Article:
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While adult Huntington’s disease focuses mainly on movement problems, the childhood version involves other psychological issues that result in behavioral problems as well. The neurological bases of the disease stem from either degenerative areas of the brain or improper development. According to Jack Oliver & Kenneth Dewhurst (1969), the child develops normally and then “becomes clumsy, ataxic, dysarthric, and mentally backward” (455). While hereditary transfer of the disease is found in adults, many adolescent cases go unnoticed. Often times, these cases go on without being properly diagnosed. Only a small portion of all Huntingon’s disease cases are attributed to early on set with children (NiH, 2011). This disease also has profound effects on the life of the child. For instance, stiff limbs and seizures were common in tow out of three children under thirteen years of age diagnosed with the disease (Oliver & Dewhurst, 1969). This affects the child’s further development as well as their early social interactions. Generally, children tend to be immature and pay little attention to normal rules of society (relative to other children of that age). This surely impedes normal socialization and cognitive development.
While Huntington’s disease is most widely found within adulthood between the ages of thirty and forty, children as early as three year old show symptoms. The disease begins to become noticeable depending on how severe it is. For example, if the genetic mutation is extremely serious, then the symptoms begin to emerge at a younger age. However, most individuals with moderate mutation of the gene can live to be seventy or eighty years old without any active symptoms.
Since the genetic cause is a mutation called the “CAG repeat expansion,” the defect is based on how serious the genetic encoding error was. For example, within the fourth chromosome, there is a string of DNA called CAG that repeats ten to thirty five times for normal people (Huntington Society of Canada, 2000). However, with children with Huntington’s Disease, there are fifty to sixty (or more) repeats in the genetic code and thus the symptoms show up relatively early (HSC, 2000). This disease is mainly spread through genetics. The child of a victim usually has a 50% chance of acquiring it as well (NiH, 2011). Since it is not clearly understood what the CAG gene is supposed to do normally, it is difficult to pinpoint exactly (if any) behaviors antagonize it.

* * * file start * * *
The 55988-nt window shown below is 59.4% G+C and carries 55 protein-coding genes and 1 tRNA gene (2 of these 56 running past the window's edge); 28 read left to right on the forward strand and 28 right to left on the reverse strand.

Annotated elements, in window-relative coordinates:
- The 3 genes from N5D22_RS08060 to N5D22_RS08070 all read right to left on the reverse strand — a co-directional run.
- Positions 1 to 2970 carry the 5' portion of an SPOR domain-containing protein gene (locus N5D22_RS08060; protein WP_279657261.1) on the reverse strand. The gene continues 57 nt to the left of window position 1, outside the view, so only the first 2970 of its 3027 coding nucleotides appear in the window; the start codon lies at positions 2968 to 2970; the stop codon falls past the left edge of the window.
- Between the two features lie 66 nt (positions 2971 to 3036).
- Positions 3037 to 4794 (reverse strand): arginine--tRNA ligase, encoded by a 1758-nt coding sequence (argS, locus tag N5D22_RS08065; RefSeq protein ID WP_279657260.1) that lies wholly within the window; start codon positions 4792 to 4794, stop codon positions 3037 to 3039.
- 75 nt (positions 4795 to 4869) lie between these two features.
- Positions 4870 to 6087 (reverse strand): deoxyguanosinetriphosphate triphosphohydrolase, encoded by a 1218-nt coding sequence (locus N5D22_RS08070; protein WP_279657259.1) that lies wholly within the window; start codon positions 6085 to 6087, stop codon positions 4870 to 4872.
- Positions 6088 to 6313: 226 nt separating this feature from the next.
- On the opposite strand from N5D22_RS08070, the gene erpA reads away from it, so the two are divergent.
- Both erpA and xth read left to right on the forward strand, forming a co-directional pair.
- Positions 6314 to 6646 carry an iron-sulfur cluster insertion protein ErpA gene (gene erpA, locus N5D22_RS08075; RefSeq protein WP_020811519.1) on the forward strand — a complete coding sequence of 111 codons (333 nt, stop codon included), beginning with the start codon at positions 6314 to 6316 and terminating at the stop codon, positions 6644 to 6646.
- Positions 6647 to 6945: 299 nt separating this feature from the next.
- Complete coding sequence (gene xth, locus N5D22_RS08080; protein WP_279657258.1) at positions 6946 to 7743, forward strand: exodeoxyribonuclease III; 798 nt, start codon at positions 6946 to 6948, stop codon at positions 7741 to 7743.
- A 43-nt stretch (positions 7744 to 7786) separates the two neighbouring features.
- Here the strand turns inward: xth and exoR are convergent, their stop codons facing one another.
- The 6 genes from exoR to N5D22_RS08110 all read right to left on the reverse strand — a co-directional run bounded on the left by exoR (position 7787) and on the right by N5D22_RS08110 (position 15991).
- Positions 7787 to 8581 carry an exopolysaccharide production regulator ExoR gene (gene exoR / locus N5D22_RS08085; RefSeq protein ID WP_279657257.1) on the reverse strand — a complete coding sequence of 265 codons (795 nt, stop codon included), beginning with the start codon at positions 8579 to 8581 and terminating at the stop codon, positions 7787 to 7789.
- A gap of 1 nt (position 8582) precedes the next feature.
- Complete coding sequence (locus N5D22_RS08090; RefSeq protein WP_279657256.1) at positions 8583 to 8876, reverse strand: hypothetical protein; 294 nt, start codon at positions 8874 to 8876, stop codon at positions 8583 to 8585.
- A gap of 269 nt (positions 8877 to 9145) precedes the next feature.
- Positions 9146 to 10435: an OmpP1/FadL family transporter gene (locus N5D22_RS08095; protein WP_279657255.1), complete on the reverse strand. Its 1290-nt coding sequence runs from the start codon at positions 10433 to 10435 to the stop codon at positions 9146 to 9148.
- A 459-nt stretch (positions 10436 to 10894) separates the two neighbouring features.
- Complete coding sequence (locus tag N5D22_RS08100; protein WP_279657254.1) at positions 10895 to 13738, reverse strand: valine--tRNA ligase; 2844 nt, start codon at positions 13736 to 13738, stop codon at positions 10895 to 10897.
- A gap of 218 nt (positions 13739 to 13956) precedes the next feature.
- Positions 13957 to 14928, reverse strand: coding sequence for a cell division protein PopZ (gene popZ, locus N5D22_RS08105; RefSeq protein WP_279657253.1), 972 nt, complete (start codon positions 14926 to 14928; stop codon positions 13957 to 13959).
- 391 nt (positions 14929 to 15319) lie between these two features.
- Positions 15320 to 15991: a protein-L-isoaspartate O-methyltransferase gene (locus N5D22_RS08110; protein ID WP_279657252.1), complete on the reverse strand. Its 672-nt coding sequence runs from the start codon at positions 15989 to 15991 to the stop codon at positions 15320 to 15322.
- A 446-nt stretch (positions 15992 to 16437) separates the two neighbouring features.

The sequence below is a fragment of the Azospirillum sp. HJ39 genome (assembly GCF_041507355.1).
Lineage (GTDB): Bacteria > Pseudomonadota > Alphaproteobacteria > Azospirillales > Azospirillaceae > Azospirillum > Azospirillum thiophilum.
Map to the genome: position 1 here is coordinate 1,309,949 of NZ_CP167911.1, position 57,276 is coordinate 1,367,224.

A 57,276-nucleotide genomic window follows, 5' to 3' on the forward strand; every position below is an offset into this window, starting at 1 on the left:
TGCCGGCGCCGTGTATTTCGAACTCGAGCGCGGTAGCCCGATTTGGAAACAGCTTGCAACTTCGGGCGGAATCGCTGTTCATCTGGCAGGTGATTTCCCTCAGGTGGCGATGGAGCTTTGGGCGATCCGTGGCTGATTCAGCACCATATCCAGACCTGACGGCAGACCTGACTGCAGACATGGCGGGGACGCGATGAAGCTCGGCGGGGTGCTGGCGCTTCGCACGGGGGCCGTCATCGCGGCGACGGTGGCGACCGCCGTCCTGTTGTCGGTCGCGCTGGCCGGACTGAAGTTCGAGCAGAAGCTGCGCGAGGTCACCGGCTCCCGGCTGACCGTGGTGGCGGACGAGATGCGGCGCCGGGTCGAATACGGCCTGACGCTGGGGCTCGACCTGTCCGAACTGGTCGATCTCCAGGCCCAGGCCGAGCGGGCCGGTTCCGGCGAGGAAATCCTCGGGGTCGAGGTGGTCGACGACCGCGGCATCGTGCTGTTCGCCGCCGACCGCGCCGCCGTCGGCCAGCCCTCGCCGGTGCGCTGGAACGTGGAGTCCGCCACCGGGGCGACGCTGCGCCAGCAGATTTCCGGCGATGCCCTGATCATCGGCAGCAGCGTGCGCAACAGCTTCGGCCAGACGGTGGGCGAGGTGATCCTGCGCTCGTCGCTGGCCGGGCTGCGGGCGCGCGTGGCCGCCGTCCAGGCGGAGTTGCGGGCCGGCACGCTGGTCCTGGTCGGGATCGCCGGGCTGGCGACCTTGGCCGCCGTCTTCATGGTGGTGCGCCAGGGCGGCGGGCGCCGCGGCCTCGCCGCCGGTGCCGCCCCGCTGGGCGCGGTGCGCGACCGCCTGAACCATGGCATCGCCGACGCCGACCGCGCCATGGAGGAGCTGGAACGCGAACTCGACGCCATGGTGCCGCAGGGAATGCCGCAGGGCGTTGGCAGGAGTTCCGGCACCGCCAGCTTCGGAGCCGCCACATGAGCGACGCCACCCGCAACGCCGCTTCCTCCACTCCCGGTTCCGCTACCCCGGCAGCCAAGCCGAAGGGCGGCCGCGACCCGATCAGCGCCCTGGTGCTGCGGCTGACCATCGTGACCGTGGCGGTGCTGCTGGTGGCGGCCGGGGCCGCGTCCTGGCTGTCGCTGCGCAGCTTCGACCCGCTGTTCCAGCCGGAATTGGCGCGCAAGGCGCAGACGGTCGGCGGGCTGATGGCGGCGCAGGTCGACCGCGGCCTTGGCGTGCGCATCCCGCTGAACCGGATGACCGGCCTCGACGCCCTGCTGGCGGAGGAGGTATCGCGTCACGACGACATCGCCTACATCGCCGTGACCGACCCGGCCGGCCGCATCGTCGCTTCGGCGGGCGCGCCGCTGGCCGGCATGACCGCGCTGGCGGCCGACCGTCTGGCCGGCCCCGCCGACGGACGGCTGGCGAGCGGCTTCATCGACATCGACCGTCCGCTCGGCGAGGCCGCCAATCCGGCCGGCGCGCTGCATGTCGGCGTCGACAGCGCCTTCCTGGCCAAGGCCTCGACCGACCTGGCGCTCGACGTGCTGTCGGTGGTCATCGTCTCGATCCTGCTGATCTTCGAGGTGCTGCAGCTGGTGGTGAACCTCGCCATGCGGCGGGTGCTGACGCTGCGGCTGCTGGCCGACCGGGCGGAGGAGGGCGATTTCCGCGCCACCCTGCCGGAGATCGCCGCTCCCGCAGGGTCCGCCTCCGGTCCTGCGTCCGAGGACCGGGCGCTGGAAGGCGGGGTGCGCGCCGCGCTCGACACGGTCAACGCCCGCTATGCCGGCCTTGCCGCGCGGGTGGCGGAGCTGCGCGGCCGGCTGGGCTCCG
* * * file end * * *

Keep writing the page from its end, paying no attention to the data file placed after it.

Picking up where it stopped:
While there is no cure for the disease, there are a variety of methods to help the patient alleviate the symptoms and live a normal life. Since much of our behavior is controlled by dopamine levels in the brain, “dopamine blockers may help reduce abnormal behaviors and movements” (NiH, 2011). Unfortunately, as the disease progresses and gets worse, the patient will eventually need to be held under twenty four hour supervision. Finally, most patients commit suicide after suffering from depression because the disease is highly degenerative (NiH, 2011). Therefore, since there is no cure or effective treatment, those suffering with the juvenile version of Huntington’s disease must rely on close family for support and closure.
For support, treatment and information, the Huntington Society of Canada is a major institution located on 151 Frederick Street, Suite 400, Kitchener, Ontario N2H 2M2. Their phone number is 1-800-998-7398. Another location in the United States is the Huntington’s Disease Society of America, which is located on 505 Eight Avenue, Suite 902, New York, NY 10018. Their phone number is 1-800-345-HDSA (4372).
My humble opinion regarding this condition is that it is difficult for the families in terms of coping. Since parents know that their children will die within fifteen years, it must be a very emotionally overwhelming experience. Also, since the patient gets worse without hope of reversal, it is also sad. If my child had this defect, I would be extremely discouraged to know that I will most likely outlive my child. I would probably suffer from depression and seek out psychological help for possible depression. Surely, if my child had this disease, it would change my lifestyle because I would be focused on being a caregiver. Since they would need constant supervision and such, I would make sacrifices with my job and social life until my child died. Moreover, I would have to raise money because the cost of medical expenses would be very high. All in all, my lifestyle would have to be selfless and focus on my child solely.
Huntington Society of Canada. (2000, January 1). Juvenile Huntington Disease: A Resource for Families, Health Professionals and Caregivers. Juvenile Huntington's. Retrieved September 17, 2011, from http://www.hdac.org/caregiving/pdf/juvenilehd.pdf
National Institute of Health. (2011, April 11). Huntington's Disease - PubMed Health. Retrieved September 16, 2011, from www.ncbi.nlm.nih.gov/pubmedhealth/PMH0001775/
Oliver, J., & Dewhurst, K. (1969). Childhood and adolescent forms of Huntington's disease. Journal of Neurology, Neurosurgery and Psychiatry, 32(1), 455-459.